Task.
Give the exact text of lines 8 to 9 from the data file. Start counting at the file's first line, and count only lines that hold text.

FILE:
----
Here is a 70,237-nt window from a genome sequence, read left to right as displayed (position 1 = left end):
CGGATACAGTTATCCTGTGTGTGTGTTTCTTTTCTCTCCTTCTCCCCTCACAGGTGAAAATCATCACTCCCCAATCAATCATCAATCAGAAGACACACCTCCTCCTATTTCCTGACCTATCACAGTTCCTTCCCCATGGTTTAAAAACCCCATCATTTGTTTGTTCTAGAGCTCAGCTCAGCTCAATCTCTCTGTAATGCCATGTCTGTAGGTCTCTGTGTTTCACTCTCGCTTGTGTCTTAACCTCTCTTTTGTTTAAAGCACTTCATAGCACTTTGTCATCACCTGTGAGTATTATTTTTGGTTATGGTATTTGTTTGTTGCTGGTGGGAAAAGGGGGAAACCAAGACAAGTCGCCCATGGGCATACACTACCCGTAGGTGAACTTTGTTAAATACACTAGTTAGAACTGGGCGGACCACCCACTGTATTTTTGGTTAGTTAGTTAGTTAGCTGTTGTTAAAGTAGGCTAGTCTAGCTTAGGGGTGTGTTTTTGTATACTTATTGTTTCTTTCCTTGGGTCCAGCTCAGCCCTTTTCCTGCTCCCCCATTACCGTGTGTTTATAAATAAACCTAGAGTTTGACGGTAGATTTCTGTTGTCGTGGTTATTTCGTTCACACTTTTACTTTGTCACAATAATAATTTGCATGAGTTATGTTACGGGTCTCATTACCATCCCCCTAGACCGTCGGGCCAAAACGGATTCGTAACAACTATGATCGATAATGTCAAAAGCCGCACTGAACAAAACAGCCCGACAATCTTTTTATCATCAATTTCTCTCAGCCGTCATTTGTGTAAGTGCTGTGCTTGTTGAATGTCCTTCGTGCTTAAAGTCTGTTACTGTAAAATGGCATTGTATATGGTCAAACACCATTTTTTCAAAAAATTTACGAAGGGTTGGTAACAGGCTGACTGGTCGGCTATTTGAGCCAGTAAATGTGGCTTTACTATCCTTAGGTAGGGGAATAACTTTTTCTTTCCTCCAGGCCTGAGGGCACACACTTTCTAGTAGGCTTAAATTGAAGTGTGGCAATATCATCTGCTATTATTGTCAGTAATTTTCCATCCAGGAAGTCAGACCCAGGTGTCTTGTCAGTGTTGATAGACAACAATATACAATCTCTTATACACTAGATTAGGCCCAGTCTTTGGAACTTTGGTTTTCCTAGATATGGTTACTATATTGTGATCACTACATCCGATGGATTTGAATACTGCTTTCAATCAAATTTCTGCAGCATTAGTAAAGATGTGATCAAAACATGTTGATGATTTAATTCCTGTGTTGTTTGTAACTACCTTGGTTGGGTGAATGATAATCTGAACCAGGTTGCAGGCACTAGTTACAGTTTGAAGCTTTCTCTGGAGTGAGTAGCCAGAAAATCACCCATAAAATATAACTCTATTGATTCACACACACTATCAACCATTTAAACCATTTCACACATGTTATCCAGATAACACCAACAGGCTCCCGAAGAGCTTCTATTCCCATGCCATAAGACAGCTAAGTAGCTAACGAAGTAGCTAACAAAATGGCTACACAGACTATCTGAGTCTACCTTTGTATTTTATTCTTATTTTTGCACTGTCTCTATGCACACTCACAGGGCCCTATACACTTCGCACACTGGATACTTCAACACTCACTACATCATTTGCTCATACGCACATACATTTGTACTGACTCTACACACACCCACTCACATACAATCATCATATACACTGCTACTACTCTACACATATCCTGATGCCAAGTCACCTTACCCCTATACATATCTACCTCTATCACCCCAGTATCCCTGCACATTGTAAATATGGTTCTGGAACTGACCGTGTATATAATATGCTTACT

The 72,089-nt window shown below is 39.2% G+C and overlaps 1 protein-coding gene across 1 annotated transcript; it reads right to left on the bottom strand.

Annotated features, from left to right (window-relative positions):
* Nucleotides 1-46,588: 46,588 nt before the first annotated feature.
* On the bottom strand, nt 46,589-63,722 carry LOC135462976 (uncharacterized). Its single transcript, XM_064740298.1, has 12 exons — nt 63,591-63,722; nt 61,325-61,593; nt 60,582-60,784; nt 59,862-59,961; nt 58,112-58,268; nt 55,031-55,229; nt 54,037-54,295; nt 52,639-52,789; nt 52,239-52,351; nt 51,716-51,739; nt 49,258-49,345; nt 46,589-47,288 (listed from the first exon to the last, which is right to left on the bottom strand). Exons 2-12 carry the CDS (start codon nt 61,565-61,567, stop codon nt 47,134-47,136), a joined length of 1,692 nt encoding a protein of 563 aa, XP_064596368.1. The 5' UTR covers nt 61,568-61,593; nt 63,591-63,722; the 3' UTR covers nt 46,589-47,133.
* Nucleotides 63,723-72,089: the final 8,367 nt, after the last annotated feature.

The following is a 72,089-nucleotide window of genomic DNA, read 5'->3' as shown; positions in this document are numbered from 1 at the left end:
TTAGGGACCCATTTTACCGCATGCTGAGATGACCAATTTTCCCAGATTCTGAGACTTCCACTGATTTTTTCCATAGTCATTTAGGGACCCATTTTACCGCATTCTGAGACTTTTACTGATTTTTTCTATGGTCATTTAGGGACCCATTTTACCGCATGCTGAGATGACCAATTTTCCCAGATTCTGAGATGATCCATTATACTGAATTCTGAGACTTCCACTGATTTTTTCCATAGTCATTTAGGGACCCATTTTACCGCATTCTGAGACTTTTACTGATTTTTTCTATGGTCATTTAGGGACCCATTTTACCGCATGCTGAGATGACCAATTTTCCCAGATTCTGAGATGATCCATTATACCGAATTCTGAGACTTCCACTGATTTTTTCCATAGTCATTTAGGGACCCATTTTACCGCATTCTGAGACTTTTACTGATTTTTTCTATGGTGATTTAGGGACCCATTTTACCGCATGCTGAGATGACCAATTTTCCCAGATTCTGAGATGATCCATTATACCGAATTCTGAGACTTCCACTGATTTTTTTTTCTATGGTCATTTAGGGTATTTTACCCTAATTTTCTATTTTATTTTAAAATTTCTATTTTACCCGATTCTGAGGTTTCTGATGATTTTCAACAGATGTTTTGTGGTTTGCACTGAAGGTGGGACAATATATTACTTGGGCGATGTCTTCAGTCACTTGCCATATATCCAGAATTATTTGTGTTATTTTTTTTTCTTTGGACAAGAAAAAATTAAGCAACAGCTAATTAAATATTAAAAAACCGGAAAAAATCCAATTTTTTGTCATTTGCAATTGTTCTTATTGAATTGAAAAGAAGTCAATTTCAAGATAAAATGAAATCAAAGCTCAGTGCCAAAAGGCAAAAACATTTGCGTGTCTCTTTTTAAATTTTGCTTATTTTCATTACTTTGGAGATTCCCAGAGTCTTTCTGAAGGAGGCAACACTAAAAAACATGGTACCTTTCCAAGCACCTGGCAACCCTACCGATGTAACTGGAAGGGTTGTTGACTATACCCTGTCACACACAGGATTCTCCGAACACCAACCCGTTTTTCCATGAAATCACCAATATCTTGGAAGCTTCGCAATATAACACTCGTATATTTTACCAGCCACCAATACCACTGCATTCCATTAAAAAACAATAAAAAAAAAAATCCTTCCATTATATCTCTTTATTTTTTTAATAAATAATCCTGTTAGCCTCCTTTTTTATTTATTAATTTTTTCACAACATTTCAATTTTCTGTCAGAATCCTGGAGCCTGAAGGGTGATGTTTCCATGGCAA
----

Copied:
The following is a 72,089-nucleotide window of genomic DNA, read 5'->3' as shown; positions in this document are numbered from 1 at the left end:
TTAGGGACCCATTTTACCGCATGCTGAGATGACCAATTTTCCCAGATTCTGAGACTTCCACTGATTTTTTCCATAGTCATTTAGGGACCCATTTTACCGCATTCTGAGACTTTTACTGATTTTTTCTATGGTCATTTAGGGACCCATTTTACCGCATGCTGAGATGACCAATTTTCCCAGATTCTGAGATGATCCATTATACTGAATTCTGAGACTTCCACTGATTTTTTCCATAGTCATTTAGGGACCCATTTTACCGCATTCTGAGACTTTTACTGATTTTTTCTATGGTCATTTAGGGACCCATTTTACCGCATGCTGAGATGACCAATTTTCCCAGATTCTGAGATGATCCATTATACCGAATTCTGAGACTTCCACTGATTTTTTCCATAGTCATTTAGGGACCCATTTTACCGCATTCTGAGACTTTTACTGATTTTTTCTATGGTGATTTAGGGACCCATTTTACCGCATGCTGAGATGACCAATTTTCCCAGATTCTGAGATGATCCATTATACCGAATTCTGAGACTTCCACTGATTTTTTTTTCTATGGTCATTTAGGGTATTTTACCCTAATTTTCTATTTTATTTTAAAATTTCTATTTTACCCGATTCTGAGGTTTCTGATGATTTTCAACAGATGTTTTGTGGTTTGCACTGAAGGTGGGACAATATATTACTTGGGCGATGTCTTCAGTCACTTGCCATATATCCAGAATTATTTGTGTTATTTTTTTTTCTTTGGACAAGAAAAAATTAAGCAACAGCTAATTAAATATTAAAAAACCGGAAAAAATCCAATTTTTTGTCATTTGCAATTGTTCTTATTGAATTGAAAAGAAGTCAATTTCAAGATAAAATGAAATCAAAGCTCAGTGCCAAAAGGCAAAAACATTTGCGTGTCTCTTTTTAAATTTTGCTTATTTTCATTACTTTGGAGATTCCCAGAGTCTTTCTGAAGGAGGCAACACTAAAAAACATGGTACCTTTCCAAGCACCTGGCAACCCTACCGATGTAACTGGAAGGGTTGTTGACTATACCCTGTCACACACAGGATTCTCCGAACACCAACCCGTTTTTCCATGAAATCACCAATATCTTGGAAGCTTCGCAATATAACACTCGTATATTTTACCAGCCACCAATACCACTGCATTCCATTAAAAAACAATAAAAAAAAAAATCCTTCCATTATATCTCTTTATTTTTTTAATAAATAATCCTGTTAGCCTCCTTTTTTATTTATTAATTTTTTCACAACATTTCAATTTTCTGTCAGAATCCTGGAGCCTGAAGGGTGATGTTTCCATGGCAA